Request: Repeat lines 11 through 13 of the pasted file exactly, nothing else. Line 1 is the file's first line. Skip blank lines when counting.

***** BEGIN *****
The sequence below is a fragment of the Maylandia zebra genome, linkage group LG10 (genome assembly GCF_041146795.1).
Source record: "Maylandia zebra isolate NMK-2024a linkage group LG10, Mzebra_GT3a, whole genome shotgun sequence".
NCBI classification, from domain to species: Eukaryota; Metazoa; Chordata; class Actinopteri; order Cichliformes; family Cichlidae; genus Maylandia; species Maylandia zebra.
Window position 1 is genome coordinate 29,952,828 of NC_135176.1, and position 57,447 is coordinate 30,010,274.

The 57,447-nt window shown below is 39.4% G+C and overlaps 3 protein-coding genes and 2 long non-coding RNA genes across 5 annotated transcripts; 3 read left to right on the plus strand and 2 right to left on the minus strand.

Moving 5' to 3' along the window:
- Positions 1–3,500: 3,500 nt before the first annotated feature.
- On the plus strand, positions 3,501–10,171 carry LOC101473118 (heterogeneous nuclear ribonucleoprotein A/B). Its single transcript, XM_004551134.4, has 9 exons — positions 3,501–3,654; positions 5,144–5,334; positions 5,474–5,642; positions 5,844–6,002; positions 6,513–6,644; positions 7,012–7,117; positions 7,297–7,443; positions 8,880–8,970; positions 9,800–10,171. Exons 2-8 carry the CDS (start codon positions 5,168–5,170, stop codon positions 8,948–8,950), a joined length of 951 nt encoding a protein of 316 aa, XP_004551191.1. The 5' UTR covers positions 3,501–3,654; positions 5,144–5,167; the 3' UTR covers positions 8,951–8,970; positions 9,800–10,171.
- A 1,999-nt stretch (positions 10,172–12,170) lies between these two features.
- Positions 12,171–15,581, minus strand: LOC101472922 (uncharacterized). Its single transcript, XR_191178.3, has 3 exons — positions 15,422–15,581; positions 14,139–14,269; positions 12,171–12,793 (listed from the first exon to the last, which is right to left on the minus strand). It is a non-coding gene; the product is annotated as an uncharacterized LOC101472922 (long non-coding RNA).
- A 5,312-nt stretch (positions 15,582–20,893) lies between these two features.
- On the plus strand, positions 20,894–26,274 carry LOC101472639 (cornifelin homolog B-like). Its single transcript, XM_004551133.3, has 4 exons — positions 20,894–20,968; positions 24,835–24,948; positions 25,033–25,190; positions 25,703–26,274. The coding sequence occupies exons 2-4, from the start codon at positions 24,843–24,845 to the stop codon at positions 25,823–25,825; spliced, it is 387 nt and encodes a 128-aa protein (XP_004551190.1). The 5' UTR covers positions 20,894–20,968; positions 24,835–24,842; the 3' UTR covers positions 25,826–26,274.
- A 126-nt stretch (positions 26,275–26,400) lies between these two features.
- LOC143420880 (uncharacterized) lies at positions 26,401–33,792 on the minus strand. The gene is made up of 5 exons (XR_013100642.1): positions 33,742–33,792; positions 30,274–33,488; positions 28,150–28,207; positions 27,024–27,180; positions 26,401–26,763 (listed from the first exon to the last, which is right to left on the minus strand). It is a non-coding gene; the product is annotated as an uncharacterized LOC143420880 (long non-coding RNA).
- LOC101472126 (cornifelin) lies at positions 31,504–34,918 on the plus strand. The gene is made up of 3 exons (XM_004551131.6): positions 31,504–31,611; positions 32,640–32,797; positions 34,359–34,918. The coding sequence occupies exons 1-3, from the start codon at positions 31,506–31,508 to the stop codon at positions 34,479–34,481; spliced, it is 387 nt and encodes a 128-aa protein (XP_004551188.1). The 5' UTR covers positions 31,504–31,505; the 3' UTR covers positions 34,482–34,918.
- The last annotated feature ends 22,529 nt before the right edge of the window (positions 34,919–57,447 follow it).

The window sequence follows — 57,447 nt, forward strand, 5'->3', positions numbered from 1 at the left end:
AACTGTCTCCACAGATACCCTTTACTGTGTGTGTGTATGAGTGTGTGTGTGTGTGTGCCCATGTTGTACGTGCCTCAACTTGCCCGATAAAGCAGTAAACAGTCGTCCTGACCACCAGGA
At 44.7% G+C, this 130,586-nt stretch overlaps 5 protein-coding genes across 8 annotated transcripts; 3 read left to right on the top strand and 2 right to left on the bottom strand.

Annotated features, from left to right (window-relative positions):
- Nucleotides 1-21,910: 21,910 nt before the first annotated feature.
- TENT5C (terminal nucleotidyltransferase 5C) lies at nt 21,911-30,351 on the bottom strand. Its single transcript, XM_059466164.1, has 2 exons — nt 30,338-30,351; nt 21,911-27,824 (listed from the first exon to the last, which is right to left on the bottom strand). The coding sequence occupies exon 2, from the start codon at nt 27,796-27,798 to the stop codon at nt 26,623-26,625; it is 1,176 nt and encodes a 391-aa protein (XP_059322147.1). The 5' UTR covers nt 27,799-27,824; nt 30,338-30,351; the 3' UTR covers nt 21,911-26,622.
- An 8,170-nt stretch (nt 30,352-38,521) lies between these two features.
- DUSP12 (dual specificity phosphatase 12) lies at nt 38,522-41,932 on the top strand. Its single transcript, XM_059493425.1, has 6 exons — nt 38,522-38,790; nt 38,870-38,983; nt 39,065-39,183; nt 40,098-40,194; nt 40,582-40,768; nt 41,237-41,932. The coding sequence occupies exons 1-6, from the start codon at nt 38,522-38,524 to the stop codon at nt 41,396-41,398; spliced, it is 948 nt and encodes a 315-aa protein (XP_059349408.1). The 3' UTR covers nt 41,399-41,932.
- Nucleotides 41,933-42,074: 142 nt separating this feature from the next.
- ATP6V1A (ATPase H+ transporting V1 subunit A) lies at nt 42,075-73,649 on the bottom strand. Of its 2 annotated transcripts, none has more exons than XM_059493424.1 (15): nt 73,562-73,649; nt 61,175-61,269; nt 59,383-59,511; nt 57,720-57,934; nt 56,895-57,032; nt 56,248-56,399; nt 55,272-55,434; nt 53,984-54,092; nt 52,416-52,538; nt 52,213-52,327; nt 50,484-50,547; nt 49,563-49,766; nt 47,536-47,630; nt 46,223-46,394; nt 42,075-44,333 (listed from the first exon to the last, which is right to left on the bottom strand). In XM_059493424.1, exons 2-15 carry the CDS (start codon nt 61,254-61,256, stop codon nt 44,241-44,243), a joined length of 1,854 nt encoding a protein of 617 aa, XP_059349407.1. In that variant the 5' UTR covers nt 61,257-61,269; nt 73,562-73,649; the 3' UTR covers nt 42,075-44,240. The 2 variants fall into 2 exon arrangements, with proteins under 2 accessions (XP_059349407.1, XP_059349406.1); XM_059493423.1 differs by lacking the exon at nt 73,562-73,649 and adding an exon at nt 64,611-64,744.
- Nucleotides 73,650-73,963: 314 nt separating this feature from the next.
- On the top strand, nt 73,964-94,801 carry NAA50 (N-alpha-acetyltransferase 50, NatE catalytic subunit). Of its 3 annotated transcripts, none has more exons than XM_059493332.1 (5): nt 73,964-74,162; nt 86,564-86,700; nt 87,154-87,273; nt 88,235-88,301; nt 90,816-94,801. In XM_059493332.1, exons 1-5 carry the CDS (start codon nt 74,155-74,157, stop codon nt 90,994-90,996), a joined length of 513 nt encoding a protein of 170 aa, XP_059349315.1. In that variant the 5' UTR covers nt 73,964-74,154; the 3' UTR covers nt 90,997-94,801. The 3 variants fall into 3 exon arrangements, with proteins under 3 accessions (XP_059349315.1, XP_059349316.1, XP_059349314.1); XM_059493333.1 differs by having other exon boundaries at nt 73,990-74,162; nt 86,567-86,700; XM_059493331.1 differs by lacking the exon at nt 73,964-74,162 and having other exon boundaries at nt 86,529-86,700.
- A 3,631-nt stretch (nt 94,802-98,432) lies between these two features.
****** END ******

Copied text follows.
- A 5,312-nt stretch (positions 15,582–20,893) lies between these two features.
- On the plus strand, positions 20,894–26,274 carry LOC101472639 (cornifelin homolog B-like). Its single transcript, XM_004551133.3, has 4 exons — positions 20,894–20,968; positions 24,835–24,948; positions 25,033–25,190; positions 25,703–26,274. The coding sequence occupies exons 2-4, from the start codon at positions 24,843–24,845 to the stop codon at positions 25,823–25,825; spliced, it is 387 nt and encodes a 128-aa protein (XP_004551190.1). The 5' UTR covers positions 20,894–20,968; positions 24,835–24,842; the 3' UTR covers positions 25,826–26,274.
- A 126-nt stretch (positions 26,275–26,400) lies between these two features.